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Re: [cdt-dev] Of Char[] and String

Ah, memories ;)
This came at a time when we were very worried about size/performance of the parser. The JDT seemed to get away with things using char arrays instead of Strings. Essentially that removes the extra objects which is significant since the parser creates a lot of "strings". To keep things uniform, we used char arrays all over the place.
I don't get your statement about String being more efficient than char array. Since all String does is wrap char arrays with algorithms. I would do a little more research on whether Strings are actually smaller. Constants, maybe, since we may be generating code to convert them from compiler generated String. A good compiler would optimize that out.  At any rate we don't have that many constants, so we didn't worry about that much.
On Mon, Jul 20, 2009 at 2:43 PM, Alex Blewitt <alex.blewitt@xxxxxxxxx> wrote:
As a general observation, I'm confused with the amount of char[] that happens in the CDT codebase. Is this a general consequence of C programmers working in Java, or are there underlying reasons? I happen to come across this today:

    private static final char[] EMPTY_CHAR_ARRAY = new char[0];
    private static final char[] ONE = "1".toCharArray(); //$NON-NLS-1$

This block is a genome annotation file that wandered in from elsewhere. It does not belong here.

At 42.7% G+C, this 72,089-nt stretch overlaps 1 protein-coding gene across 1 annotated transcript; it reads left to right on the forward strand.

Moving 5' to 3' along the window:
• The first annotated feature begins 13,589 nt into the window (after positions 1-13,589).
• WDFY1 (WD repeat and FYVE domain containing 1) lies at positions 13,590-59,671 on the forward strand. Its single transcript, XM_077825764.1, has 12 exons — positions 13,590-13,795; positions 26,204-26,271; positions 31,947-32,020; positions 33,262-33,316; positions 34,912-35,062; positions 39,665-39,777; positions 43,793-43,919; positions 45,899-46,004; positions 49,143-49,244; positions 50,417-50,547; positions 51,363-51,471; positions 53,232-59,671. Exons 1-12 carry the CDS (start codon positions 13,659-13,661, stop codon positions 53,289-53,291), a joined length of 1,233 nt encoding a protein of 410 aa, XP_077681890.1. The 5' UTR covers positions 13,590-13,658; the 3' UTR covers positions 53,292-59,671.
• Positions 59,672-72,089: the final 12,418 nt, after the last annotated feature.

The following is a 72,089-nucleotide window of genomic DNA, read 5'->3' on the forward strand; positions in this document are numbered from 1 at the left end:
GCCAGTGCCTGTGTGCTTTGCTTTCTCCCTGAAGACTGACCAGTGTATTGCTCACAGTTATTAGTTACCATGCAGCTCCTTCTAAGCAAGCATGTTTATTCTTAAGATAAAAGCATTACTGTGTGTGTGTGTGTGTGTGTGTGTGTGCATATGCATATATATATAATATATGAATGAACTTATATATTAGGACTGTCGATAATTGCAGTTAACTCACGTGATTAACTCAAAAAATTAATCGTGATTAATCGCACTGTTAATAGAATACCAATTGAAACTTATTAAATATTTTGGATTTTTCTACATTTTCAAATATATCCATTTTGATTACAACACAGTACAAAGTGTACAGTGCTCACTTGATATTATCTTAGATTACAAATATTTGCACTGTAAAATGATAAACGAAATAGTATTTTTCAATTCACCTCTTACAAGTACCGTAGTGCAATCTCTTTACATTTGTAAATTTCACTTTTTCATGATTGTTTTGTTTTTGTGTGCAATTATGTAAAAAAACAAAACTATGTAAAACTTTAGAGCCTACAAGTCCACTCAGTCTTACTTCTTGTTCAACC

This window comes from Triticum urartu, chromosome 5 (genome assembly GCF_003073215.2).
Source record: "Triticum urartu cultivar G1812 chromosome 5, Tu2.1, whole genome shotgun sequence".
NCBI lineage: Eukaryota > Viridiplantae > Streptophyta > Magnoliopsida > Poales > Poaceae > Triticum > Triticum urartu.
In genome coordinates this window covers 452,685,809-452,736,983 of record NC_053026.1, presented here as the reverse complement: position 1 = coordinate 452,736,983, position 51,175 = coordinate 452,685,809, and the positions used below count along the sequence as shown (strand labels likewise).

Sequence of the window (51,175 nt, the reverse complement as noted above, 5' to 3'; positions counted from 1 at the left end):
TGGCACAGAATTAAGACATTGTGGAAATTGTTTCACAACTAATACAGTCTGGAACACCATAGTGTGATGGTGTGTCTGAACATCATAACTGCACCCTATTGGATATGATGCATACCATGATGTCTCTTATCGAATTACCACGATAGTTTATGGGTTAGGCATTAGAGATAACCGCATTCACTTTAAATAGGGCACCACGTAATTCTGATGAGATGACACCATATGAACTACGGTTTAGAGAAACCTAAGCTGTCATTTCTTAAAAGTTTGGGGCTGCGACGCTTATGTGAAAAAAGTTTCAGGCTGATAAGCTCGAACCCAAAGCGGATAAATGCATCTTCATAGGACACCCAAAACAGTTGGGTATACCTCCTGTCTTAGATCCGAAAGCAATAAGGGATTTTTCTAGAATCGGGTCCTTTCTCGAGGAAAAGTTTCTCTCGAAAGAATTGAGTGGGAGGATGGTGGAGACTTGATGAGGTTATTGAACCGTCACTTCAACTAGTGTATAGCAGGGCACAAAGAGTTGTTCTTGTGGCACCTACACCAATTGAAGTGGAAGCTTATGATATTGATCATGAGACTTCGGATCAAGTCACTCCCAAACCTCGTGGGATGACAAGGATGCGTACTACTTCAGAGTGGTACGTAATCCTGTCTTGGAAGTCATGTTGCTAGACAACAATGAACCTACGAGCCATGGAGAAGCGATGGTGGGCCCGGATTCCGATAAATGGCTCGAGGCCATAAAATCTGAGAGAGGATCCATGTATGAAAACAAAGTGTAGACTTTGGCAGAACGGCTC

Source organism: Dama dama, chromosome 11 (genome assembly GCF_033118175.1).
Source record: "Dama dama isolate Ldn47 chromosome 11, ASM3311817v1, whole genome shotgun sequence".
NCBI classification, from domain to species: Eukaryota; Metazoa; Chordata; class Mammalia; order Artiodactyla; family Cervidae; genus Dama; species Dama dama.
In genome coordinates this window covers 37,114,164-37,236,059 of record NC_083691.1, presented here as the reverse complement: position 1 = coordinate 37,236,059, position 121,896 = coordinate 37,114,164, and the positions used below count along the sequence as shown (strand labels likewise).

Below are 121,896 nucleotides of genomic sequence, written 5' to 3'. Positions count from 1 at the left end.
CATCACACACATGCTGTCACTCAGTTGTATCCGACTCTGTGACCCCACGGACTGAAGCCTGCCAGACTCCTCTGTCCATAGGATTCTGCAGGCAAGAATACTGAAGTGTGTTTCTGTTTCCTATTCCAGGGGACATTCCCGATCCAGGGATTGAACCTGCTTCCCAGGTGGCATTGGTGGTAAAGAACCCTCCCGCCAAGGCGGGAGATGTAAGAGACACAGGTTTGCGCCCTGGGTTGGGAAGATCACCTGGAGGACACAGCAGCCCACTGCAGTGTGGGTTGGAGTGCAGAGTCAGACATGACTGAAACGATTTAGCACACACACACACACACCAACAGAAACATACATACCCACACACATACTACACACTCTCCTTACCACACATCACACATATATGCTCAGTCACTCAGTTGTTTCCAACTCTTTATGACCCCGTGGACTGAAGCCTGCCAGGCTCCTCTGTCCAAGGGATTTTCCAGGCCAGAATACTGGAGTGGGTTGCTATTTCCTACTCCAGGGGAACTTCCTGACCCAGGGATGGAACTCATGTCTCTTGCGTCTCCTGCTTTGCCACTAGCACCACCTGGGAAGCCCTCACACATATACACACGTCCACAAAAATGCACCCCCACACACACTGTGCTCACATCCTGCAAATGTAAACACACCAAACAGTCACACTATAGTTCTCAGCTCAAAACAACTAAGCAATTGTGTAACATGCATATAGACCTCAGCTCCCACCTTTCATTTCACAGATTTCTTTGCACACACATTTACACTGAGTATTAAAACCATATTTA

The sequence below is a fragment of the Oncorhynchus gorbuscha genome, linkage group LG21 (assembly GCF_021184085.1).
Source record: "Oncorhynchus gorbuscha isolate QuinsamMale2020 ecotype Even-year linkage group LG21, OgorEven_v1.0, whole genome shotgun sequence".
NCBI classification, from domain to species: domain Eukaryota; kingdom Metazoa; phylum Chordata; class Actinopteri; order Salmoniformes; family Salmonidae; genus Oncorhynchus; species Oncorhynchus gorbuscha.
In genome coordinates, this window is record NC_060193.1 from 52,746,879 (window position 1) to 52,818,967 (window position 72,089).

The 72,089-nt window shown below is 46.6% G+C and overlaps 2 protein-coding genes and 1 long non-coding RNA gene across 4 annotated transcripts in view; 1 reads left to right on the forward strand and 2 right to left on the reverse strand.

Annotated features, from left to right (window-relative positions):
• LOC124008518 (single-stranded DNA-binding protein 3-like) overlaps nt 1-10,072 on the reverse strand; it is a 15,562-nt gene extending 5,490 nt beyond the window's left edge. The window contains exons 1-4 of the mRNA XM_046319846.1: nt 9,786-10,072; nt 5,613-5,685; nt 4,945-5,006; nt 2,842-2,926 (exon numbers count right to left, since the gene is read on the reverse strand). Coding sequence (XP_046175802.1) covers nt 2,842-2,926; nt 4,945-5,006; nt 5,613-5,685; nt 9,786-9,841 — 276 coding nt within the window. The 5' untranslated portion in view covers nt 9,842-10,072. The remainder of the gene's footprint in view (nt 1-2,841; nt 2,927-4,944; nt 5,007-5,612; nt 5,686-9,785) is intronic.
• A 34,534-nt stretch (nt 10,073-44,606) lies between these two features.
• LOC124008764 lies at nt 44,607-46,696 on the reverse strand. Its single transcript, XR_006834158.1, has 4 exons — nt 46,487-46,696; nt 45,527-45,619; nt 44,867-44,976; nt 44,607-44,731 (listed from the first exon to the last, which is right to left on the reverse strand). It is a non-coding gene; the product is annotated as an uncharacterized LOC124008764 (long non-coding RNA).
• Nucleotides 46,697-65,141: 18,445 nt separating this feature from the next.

The problem with char[] is that it's generally a less efficient one for storage than the underlying String model is, and in any case, you end up with the String being backed by a similar array in the first place (which is then interned). 

Consider the following class:

public class Tes
  public static final char[] foo = "1".toCharArray();
  // public static final char[] foo = {'1'};
  // public static final String foo = "1";

If I compile this (Mac OS X with Java 6) I get the following sizes of class file generated:

char with toCharArray = 329b
char with in-line array = 272b
String = 248b

What I can't understand is why we have the string "1" (which will take up space in the Class' intern pool) and then taking up more space than if we'd just used the string on its own. 

There's probably a reason, but one that isn't immediately obvious to me. Perhaps someone could enlighten me? It's probably all related to the fact that Token has a char[] getCharImage(), but that in itself just lends the question to 'why doesn't that return a String ...'


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